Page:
• Wage subsidies place the burden of supporting the employment of those with lower productivity on the tax base in general. Minimum wages place that burden on those who would employ those workers, their customers, and on workers disemployed in the process. The former seems to me both more efficient and more equitable. 

Friday 13 July 2018

Kiwibuild lotteries

I'd put together a few notes on the Kiwibuild lottery last week in advance of a radio slot that got bumped in favour of an interview with Lauren Southern.* I blame all of you who complained about her visit. Nobody would have even known she and that Molyneux guy were coming to New Zealand if there hadn't been the reliable outcry demanding they be banned, and then that makes a story that makes them win regardless of whether they're barred entry to New Zealand. Just silly.

Anyway, back to Kiwibuild.

As background: the government's trying to get a lot more houses built in Auckland, and one of the ways it's doing that is through the Kiwibuild program, which will be building some houses directly and guaranteeing the purchases of others off the plans - the latter part might be a consequence of the government having banned foreign buyers from buying those houses and apartments off the plans to rent out and consequently screwing up the financing of new developments.

The houses are not going to be cheap, but are going to be cheaper than a lot of houses on offer in Auckland. But setting a low income ceiling guaranteeing them to low-income buyers could mean built houses would go unsold because they're still pretty expensive. So they have a high income cap and a lottery if they're oversubscribed.

I'd put together a few notes before the scrubbed interview; they're below.
  1. Kiwibuild is only a very minor part of the real efforts to restore housing affordability. The real action is in changes in infrastructure supply that can enable more land to be brought into use in housing, and that can enable greater density in town. The constraints have been that Council has not been able to run the infrastructure the city needs under its current debt limits. Fortunately, the government’s latest statement on Kiwibuild noted that they’re looking at things like project-based financing that can unlock land for housing.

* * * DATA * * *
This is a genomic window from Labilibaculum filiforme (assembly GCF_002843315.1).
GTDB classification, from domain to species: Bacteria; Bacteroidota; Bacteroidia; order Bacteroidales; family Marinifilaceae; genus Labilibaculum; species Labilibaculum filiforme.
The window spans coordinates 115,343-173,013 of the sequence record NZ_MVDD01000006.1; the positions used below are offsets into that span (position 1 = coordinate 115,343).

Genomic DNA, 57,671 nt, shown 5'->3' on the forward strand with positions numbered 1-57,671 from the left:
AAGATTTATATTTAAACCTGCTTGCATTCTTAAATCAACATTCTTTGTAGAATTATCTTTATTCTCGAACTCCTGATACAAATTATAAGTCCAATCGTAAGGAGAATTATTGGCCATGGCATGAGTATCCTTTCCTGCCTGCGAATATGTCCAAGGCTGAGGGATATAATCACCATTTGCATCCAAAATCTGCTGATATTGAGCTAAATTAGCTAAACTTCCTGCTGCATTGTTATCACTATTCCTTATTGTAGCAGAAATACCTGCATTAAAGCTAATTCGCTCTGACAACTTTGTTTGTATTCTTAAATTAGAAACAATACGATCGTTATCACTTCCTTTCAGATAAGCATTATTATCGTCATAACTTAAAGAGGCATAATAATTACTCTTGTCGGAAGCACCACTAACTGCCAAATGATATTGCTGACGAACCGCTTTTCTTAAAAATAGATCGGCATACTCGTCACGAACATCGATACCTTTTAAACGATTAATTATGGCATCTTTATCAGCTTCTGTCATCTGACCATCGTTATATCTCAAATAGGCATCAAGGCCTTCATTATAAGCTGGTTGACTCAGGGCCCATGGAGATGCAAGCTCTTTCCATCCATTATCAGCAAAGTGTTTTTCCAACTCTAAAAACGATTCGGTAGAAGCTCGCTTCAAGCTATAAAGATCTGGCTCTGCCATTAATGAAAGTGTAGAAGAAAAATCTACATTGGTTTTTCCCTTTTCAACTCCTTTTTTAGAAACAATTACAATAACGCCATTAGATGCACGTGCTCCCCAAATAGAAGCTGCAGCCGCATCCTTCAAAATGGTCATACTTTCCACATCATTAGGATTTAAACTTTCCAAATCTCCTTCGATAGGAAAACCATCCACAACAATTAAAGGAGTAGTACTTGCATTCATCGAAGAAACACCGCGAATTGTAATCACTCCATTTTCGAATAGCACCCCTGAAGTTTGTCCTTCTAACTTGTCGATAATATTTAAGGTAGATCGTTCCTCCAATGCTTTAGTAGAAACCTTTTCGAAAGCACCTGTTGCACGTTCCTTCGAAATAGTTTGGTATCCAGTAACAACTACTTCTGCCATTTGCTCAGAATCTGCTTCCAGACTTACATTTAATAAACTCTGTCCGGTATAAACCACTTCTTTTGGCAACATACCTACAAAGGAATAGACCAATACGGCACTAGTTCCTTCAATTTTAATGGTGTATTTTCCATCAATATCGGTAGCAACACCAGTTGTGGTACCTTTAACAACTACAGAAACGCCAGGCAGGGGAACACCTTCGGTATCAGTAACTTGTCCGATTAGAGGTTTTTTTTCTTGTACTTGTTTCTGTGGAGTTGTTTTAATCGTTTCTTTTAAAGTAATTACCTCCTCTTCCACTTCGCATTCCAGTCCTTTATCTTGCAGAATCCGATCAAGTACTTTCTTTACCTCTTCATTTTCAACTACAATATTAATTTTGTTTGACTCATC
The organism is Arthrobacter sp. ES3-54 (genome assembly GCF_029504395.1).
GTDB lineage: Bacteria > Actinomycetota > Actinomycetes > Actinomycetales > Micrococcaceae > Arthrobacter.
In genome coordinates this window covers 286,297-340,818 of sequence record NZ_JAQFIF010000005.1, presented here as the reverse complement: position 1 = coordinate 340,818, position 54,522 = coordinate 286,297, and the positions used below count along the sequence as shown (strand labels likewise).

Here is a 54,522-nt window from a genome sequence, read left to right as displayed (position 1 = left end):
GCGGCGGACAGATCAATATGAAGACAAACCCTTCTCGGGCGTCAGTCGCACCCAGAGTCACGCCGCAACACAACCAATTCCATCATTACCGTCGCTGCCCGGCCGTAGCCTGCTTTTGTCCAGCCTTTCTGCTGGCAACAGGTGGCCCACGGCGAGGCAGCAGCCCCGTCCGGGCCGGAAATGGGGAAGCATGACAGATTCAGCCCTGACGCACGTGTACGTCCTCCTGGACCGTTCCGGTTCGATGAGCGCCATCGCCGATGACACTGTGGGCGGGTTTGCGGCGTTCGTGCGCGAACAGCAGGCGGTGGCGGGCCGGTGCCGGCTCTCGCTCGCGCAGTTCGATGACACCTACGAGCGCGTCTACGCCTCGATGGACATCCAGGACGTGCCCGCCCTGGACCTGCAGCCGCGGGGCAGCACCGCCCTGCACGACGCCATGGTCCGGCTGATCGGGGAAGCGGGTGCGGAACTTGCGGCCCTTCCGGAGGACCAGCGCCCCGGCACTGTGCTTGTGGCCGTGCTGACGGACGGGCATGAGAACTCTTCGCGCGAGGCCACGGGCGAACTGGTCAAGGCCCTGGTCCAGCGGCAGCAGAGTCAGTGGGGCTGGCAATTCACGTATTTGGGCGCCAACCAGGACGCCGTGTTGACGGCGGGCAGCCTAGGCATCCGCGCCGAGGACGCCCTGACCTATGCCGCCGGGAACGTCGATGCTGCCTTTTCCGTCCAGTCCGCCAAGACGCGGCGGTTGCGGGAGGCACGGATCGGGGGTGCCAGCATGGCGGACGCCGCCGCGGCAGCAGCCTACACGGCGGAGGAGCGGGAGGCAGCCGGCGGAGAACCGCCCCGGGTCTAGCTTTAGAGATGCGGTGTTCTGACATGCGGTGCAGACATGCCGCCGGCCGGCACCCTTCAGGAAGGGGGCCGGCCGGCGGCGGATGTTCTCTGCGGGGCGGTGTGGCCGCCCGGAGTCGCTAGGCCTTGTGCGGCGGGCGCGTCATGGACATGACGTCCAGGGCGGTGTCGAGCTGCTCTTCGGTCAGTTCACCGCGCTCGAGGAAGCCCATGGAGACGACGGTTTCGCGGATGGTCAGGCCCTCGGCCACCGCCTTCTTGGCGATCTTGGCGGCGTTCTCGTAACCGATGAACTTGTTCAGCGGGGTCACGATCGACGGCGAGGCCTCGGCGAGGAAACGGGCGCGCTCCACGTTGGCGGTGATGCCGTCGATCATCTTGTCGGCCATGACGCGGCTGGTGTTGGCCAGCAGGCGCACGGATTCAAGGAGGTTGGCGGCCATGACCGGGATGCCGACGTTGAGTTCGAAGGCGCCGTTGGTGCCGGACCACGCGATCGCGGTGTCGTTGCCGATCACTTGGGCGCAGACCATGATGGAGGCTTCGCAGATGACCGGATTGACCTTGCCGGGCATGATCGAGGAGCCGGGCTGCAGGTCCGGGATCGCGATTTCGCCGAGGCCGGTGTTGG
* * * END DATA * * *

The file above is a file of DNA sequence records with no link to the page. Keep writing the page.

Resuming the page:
2. A substantial part of what Kiwibuild is doing is just displacing other construction that would have happened anyway. Treasury and MBIE disagreed a bit over the figures on this, but Treasury at least was taking displacement seriously while MBIE assumed there would be no displacement. Displacement is very likely when the construction sector is running at or near capacity – workers and materials that would have been used in other developments will get used in Kiwibuild houses instead (whether they’re built directly by government, or bought off the plans by Kiwibuild from existing developers).

  3. Leaving that aside, Kiwibuild provides affordable housing not so much by selling houses below market prices, but rather to the extent that it increases the overall supply of housing. If all that happens is a displacement of existing building and sale at below-market prices, then there is that potential lottery problem. But if it expands housing supply successfully, then overall prices can start easing back and there’s less of the lottery component because house prices ease back. I understand there’s a 3-year ownership rule in place before the owner of a Kiwibuild home can on-sell it. 

  4. The proposal to require Kiwibuild owners only to on-sell their house at below-market prices to another Kiwibuild-qualified buyer, or to let the government take a proportion (half?) of the sale proceeds, risks skewing homeowner incentives around maintenance and upkeep. I own my house, and I pay to keep it up to spec not only because it makes it nicer to live in, but also because it maintains the resale value should I ever want to sell. If I expected that the government would take a pile of the proceeds from any sale, then I’d do a lot less of that. To avoid that problem then starts getting into messy accounting finagling of keeping track of all of your receipts for home maintenance and charging that against the government’s side of any Kiwibuild sale proceeds – and invites inflating those figures with other shenanigans. 

  5. Basically, the hassle doesn’t seem worth it unless the government is really convinced that Kiwibuild and the government’s other initiatives to address housing affordability won’t work. If prices ease back, the lottery aspect does too. But that makes for a bit of a catch-22. The other problem I worry about a ton is that the real cost of Kiwibuild is in bureaucrats’ time and attention. There are only so many folks in the Wellington bureaucracy who can actually manage to do anything. Some of the good ones are working hard on getting things right for infrastructure financing. The more of the good ones that get pulled over to sort out messes around Kiwibuild, which is still far less important than sorting out infrastructure, the less likely we are to get out of this mess.
* At point of queuing this post for ski-holiday-week, I don't know whether the interview is to be rescheduled.